So you have to ask WHY? Why make it worse?...there really can only be one answer and that answer does not bode well for all of us. It's really an inescapable conclusion at this point, unless you want to believe that every Oil and Gas professional involved suddenly just forgot everything they know or woke up one morning and drank a few big cups of stupid and got assigned to directing the response to this catastrophe. Nothing makes sense unless you take this into account, but after you will see the "sense" behind what has happened and what is happening. That conclusion is this:

The well bore structure is compromised "Down hole".

That is something which is a "Worst nightmare" conclusion to reach. While many have been saying this for some time as with any complex disaster of this proportion many have "said" a lot of things with no real sound reasons or evidence for jumping to such conclusions, well this time it appears that they may have jumped into the right place...
Dougr then discusses "top kill" and "junk shot" and concludes that BP learned from these operations that the casing of the well, the piping intended to contain the petroleum, is badly broken. Several commentators at The Oil Drum have speculated that the mud from top kill and perhaps stuff in the junk shot were lost to the formation, which means they went into the rock downhole, which means that the casing is broken. As the petroleum gushes out of its formation, it is eroding the rock around it and the structure of the well. It carries sand along for sandblasting, and the liquids and expanding gases do their damage as well.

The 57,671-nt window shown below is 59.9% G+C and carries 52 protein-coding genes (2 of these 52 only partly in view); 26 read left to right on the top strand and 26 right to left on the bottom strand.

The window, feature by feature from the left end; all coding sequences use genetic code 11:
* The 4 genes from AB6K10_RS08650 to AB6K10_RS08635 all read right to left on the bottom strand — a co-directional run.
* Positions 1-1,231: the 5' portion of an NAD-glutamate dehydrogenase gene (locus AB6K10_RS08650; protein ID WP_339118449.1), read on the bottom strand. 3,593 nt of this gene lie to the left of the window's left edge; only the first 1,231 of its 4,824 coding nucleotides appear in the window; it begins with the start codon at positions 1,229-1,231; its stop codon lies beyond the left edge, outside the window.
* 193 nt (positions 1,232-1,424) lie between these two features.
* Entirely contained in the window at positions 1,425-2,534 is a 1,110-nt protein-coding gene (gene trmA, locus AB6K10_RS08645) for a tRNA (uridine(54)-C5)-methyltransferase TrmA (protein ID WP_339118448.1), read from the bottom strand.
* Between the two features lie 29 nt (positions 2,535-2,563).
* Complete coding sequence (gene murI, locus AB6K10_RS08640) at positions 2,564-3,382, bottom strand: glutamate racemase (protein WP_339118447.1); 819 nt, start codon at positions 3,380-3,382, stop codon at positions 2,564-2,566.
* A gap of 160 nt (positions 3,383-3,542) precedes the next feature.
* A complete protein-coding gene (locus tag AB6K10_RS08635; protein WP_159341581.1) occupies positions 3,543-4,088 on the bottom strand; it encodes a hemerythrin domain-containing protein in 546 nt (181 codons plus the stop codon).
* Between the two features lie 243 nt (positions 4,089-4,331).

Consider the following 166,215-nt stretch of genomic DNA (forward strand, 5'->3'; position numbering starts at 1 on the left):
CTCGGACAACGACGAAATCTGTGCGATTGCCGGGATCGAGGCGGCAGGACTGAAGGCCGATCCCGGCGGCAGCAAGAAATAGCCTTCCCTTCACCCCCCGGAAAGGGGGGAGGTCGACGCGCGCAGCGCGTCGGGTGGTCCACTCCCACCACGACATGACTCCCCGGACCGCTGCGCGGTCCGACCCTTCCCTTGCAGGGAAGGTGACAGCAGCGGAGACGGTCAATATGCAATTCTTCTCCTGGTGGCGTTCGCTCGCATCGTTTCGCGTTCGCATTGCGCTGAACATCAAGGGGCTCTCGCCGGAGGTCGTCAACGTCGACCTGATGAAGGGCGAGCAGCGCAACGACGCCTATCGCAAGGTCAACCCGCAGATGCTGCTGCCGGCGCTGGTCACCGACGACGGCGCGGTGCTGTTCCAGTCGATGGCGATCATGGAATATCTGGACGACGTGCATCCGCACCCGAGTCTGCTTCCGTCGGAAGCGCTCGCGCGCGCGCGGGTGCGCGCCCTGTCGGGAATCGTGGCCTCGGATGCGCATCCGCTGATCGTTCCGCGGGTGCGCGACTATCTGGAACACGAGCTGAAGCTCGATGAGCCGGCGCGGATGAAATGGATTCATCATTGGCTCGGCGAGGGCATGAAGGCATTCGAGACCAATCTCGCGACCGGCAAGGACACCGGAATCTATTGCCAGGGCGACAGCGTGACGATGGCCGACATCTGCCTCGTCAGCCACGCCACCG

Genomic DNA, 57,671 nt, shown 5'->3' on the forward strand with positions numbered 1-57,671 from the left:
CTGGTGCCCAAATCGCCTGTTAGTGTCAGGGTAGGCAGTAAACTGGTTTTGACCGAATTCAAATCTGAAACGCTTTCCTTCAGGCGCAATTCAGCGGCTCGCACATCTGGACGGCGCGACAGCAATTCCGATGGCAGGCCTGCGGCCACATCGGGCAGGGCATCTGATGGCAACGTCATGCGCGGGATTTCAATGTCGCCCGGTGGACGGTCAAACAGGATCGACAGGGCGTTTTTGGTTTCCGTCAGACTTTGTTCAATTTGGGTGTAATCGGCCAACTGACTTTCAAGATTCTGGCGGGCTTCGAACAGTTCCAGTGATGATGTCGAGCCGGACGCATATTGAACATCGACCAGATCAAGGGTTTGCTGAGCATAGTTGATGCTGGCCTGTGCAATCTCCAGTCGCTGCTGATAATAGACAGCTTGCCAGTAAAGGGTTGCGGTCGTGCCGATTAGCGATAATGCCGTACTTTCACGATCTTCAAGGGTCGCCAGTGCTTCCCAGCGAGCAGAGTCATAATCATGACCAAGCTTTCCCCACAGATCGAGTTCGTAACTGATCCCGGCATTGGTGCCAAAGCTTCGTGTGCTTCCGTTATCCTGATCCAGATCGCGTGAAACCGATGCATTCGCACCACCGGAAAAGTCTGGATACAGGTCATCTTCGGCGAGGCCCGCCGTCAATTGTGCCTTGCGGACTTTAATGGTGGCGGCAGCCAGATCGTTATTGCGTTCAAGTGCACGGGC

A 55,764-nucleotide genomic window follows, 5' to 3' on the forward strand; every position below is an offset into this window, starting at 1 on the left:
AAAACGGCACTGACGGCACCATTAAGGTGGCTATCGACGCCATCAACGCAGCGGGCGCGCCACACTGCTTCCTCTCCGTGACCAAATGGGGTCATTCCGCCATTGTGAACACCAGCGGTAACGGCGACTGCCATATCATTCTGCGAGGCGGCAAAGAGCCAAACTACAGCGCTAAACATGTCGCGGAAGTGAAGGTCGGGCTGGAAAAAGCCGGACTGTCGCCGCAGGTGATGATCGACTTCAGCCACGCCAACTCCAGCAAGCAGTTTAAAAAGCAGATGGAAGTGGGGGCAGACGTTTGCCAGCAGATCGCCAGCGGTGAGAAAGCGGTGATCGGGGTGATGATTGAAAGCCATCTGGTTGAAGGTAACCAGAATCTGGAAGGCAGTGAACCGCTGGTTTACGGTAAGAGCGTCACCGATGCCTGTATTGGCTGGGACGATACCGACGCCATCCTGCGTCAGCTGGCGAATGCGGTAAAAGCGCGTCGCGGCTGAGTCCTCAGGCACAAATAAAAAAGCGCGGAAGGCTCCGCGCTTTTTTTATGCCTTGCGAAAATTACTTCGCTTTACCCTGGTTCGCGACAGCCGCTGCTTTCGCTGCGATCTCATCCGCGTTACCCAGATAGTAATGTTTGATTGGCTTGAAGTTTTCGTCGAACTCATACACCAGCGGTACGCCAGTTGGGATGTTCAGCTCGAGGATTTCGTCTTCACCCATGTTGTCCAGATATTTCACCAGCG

What is likely to happen now?

Well...none of what is likely to happen is good, in's about as bad as it gets. I am convinced the erosion and compromising of the entire system is accelerating and attacking more key structural areas of the well, the blow out preventer and surrounding strata holding it all up and together. This is evidenced by the tilt of the blow out preventer and the erosion which has exposed the well head connection. What eventually will happen is that the blow out preventer will literally tip over if they do not run supports to it as the currents push on it. I suspect they will run those supports as cables tied to anchors very soon, if they don't, they are inviting disaster that much sooner.